Fifty-eight individuals with GNB1-E caused by a heterozygous pathogenic GNB1 variant have been reported to date.

No increased prevalence of GNB1 encephalopathy has been reported in any specific population or ethnic group. No founder variants are known.

Differential Diagnosis

Because the phenotypic features associated with GNB1 encephalopathy are not sufficient to diagnose this condition clinically, all disorders with intellectual disability and/or seizures without other distinctive findings should be considered in the differential diagnosis. See OMIM Phenotypic Series:


Evaluations Following Initial Diagnosis

To establish the extent of disease and needs in an individual diagnosed with GNB1 encephalopathy, the evaluations summarized in Table 3 (if not performed as part of the evaluation that led to diagnosis) are recommended.

Table 3.

Recommended Evaluations Following Initial Diagnosis in Individuals with GNB1 Encephalopathy

Neurologic Neurologic evalTo incl:
  • Brain MRI
  • EEG incl sleep study to characterize any recurrent abnormal episodes & to evaluate for subtle or subclinical seizures & epileptic encephalopathy
Development Developmental assessment

To incl:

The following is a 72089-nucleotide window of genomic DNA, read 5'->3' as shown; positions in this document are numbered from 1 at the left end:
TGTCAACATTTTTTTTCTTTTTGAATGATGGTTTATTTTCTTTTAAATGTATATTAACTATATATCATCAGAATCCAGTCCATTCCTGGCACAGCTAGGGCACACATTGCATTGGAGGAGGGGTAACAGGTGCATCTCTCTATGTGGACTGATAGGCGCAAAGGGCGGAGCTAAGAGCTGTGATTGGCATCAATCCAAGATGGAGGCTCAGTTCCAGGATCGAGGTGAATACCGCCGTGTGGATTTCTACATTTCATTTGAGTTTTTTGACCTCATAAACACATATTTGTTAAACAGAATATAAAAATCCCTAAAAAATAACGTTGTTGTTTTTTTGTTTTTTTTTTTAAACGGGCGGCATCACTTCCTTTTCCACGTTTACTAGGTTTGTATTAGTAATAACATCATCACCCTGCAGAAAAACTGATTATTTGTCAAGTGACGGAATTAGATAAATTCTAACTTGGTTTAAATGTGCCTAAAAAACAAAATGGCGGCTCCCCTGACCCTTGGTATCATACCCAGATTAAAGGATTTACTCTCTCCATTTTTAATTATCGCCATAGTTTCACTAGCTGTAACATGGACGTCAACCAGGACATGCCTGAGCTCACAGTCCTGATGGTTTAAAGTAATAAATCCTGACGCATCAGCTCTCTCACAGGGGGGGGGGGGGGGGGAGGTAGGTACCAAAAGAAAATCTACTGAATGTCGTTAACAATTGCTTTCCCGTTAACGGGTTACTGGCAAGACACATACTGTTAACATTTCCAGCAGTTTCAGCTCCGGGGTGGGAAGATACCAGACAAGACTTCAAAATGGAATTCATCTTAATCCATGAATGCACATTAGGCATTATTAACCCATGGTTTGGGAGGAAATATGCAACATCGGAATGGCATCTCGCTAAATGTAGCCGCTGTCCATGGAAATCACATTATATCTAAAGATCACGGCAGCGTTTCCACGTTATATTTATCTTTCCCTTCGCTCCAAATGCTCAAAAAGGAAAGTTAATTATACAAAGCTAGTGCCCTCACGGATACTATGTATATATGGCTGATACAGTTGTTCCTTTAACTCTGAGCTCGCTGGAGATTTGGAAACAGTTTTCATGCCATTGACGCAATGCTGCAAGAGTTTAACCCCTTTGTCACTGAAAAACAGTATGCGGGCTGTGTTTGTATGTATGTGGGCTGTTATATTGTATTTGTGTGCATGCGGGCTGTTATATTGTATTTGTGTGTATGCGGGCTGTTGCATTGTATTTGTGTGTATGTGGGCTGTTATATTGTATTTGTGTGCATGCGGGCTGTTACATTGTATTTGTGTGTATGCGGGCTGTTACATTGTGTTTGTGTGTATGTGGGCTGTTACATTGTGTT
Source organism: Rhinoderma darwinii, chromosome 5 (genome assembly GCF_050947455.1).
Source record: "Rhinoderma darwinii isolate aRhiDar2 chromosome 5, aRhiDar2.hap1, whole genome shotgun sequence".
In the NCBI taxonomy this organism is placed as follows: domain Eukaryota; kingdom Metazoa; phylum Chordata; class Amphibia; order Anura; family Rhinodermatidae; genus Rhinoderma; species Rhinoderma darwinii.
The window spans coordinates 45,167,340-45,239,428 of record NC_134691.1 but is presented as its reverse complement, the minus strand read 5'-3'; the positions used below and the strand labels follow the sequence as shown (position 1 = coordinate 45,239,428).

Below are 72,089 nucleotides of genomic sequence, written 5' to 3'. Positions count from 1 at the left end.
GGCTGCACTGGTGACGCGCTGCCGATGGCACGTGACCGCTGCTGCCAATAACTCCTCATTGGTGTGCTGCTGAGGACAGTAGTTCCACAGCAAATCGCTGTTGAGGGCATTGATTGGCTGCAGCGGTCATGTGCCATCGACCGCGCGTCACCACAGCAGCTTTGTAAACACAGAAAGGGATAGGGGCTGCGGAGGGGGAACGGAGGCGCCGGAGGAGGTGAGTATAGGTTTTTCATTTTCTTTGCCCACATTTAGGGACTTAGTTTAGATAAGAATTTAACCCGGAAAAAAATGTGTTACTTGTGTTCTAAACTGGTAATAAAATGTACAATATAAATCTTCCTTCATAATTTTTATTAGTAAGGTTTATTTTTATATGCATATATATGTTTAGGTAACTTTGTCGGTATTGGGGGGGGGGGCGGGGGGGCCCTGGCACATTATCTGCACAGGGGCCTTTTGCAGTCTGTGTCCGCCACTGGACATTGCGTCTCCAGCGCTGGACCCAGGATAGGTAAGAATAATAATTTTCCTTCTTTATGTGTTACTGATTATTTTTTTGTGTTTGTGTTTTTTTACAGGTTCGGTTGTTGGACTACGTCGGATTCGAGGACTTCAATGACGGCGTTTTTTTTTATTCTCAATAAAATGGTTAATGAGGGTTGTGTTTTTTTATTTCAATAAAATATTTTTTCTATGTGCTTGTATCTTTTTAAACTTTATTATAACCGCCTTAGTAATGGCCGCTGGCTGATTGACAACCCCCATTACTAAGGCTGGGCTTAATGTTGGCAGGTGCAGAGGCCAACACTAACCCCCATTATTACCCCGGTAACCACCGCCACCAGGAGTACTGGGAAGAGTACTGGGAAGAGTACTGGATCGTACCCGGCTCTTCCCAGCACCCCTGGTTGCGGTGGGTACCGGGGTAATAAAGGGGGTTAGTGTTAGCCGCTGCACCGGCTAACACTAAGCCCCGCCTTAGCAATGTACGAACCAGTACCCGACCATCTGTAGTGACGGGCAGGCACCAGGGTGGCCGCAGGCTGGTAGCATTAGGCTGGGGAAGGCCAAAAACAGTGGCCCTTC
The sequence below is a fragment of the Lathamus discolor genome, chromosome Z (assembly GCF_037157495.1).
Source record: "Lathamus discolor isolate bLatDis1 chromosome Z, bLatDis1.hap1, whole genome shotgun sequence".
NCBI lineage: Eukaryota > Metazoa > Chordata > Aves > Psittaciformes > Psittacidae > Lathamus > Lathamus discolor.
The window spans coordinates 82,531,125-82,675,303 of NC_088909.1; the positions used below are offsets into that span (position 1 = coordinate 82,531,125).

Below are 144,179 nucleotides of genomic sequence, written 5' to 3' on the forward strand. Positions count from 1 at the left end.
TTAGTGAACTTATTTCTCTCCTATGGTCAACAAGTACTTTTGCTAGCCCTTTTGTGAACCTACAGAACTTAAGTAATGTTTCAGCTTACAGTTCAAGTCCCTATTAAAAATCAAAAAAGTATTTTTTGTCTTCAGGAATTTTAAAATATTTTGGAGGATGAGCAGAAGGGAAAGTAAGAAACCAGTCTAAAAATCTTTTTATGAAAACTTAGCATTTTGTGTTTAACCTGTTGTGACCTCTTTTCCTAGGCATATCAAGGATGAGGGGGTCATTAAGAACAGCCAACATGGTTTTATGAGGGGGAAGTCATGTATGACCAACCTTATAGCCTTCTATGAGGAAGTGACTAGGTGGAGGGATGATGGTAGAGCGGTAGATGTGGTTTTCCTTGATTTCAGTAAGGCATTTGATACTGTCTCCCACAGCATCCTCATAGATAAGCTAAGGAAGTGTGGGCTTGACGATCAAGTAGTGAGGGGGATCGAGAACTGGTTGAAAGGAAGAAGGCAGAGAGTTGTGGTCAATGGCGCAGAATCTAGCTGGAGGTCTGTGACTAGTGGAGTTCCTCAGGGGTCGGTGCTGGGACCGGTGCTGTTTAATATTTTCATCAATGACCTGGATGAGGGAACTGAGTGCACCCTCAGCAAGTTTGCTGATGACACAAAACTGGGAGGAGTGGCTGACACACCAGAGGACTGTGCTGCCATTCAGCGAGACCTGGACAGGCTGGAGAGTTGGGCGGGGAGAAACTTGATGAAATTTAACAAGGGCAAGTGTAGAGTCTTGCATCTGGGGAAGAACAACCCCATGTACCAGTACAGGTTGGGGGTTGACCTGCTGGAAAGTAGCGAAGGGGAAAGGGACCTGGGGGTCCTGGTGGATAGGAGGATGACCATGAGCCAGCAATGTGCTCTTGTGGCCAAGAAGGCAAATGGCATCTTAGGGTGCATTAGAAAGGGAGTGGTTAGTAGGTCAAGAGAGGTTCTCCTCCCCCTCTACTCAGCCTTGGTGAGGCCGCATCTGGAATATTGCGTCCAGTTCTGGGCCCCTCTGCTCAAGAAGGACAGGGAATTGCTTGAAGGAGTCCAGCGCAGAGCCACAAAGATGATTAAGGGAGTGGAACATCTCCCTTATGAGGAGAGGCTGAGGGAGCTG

• Motor, adaptive, cognitive, & speech/language evaluation
  • Evaluation for early intervention / special education
Neuropsychiatric evalIn individuals age >12 mos: screen for behavior problems incl sleep disturbances, ADHD, anxiety, &/or traits suggestive of ASD.
Musculoskeletal Orthopedics / physical medicine & rehab / PT & OT evalTo incl assessment of:
  • Gross motor & fine motor skills
  • Mobility & activities of daily living & need for adaptive devices
  • Need for PT (to improve gross motor skills) &/or OT (to improve fine motor skills)
Gastroenterology / nutrition / feeding team eval
  • To incl evaluation of aspiration risk & nutritional status
  • Assess for history of recurrent constipation, cyclic vomiting, gastroesophageal reflux disease, & distended abdomen w/cramps.
  • Consider evaluation for gastric tube placement in those w/dysphagia &/or aspiration risk.
Eyes Ophthalmologic evalAssess for ↓ vision, abnormal ocular movement, strabismus.
Hearing Audiologic evalAssess for hearing loss.
Cardiovascular EchocardiogramAssess for congenital heart disease.